Our Daily Manna
In Matthew chapter four, Matthew records the devil's invitation to Jesus to turn stones into bread in the wilderness temptation. Consider that Jesus was 40 days into a Spirit-led fast, which would be about the time His body would be setting into emergency hunger mode and experiencing the most intense pangs.
The tempter came to him and said, “If you are the Son of God, tell these stones to become bread.”
— Matthew 4:3
Jesus reply to him was
“It is written: ‘Man shall not live on bread alone, but on every word that comes from the mouth of God.’
— Matthew 4:4
Jesus is quoting from the book of Deuteronomy and explains further our necessity and God's provision.
He humbled you, causing you to hunger and then feeding you with manna, which neither you nor your ancestors had known, to teach you that man does not live on bread alone but on every word that comes from the mouth of the Lord.
— Deuteronomy 8:3
Today's word study will look at the necessity and dependency on Jesus the living Word and bread of life, and all that He has to say to us as viewed through the lens of the Israelite children's wilderness experience in the Old Testament.
. . . everything that was written in the past was written to teach us,so that through the endurance taught in the Scriptures and the encouragement they provide we might have hope.
— Romans 15:4
The book of Exodus in the Old Testament records the events surrounding the children of Israel's deliverance from 400 years of slavery to the harsh and hard task master's that they were subject to in Egypt.
This event illustrates for us, from a New Testament perspective, our similar dilemma and bondage to the harsh taskmaster of sin that relegated us to the limitations of the finite physical realm and resulted in our permanent death, leaving us separated from God.
Moses is sent by God to deliver His people and illustrates Jesus, our deliverer, who bought and brought us out of slavery. Moses was instructed to sacrifice a lamb to accomplish this. Jesus was the lamb of God that accomplished salvation for us.
Christ, our Passover, was sacrificed for us.
— I Corinthians 5:7
God is successful, of course, and delivers them. They are brought miraculously to the other side of the Red Sea and led into a wilderness just as Jesus was. It would be a place where God would test and train His children to trust Him for everything.
The Lord your God led you all the way these forty years in the wilderness, to humble you and test you, to know what was in your heart, whether you would keep His commandments or not.
— Deuteronomy 8:2
The Israelite journey and experiences through the wilderness, as they head towards a promised land of milk and honey, leads to a plethora of relevant and applicable illustrations in our Christian walk through the wilderness of this world after receiving so great a salvation and deliverance.
. . . all these things happened to them for examples. They are written as an admonition to us, upon whom the end of the ages has come.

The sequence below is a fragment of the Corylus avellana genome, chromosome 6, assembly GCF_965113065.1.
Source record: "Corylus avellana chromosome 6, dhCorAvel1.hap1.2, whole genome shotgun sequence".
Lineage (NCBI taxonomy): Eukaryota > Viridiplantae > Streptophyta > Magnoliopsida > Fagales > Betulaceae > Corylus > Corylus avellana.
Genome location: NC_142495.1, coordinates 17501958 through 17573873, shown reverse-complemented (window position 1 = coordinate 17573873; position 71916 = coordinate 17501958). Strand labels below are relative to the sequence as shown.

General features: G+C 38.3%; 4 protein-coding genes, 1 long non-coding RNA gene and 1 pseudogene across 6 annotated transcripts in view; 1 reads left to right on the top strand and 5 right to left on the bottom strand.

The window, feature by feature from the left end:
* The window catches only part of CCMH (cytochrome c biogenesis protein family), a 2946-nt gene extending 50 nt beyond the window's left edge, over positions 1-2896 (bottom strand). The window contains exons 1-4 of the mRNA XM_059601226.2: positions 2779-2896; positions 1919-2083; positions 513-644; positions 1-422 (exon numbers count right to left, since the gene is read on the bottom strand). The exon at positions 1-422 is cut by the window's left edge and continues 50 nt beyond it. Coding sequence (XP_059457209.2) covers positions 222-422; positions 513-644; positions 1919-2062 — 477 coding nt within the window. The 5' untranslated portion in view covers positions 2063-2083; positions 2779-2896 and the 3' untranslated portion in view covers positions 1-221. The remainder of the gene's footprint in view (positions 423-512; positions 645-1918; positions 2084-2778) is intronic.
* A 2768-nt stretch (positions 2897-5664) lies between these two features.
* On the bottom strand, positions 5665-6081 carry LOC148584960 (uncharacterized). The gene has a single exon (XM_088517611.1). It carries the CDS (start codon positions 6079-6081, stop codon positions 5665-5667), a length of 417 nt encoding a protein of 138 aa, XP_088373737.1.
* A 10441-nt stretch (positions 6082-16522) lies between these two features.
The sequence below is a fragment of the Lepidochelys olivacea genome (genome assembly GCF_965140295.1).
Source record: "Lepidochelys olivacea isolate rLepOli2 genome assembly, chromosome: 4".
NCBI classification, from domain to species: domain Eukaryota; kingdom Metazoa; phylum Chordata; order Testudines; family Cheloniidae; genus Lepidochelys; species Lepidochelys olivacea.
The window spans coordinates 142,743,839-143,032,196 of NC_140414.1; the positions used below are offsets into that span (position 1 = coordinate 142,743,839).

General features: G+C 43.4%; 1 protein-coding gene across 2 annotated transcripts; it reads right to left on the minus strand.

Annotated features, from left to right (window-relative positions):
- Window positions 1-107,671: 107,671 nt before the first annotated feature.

— I Corinthians 10:11
"The specter of desperation creates a student who is ready to learn. Hunger humbled Israel because it created in them a need so great that neither they nor anything they knew could meet it. Israel had a life threatening problem they could not solve. They were ready to learn . . . They would never have become his people unless they learned a life of utter dependence on Him."
— Eddie Broussard author of "Beauty in the Desert"
The God Who Is Enough
Two and a half months into their journey, God's people began to grumble and complain against Moses and Aaron.
“If only we had died by the Lord’s hand in Egypt! There we sat around pots of meat and ate all the food we wanted, but you have brought us out into this desert to starve this entire assembly to death.”
— Exodus 16:3
Interestingly, this accusation of the people is that they did not ask God or even ask Moses to ask God on their behalf for what they needed. They complained and blamed.
Then Moses told Aaron, “Say to the entire Israelite community, ‘Come before the Lord, for he has heard your grumbling.
— Exodus 16:9
Whatever we are lacking and in need of physically, spiritually, and emotionally must be brought before the Lord to be heard and answered.
This thought brings us to our lesson concerning our need for "bread" and God's significant provision.
The Lord hears their complaint and tells Moses what He will do, then sends the provision of bread from heaven.
. . . the LORD said to Moses, “Behold, I will rain bread from heaven for you. And the people shall go out and gather a certain quota every day, that I may test them, whether they will walk in My law or not . . . in the morning a layer of dew was surrounding the camp. When the layer of dew evaporated, on the surface of the wilderness there lay a small flaky thing . . . as fine as the frost on the ground. When the children of Israel saw it, they said one to another, “What is it?” For they did not know what it was . . . The house of Israel named it manna (Manna means what is it)
— Exodus 16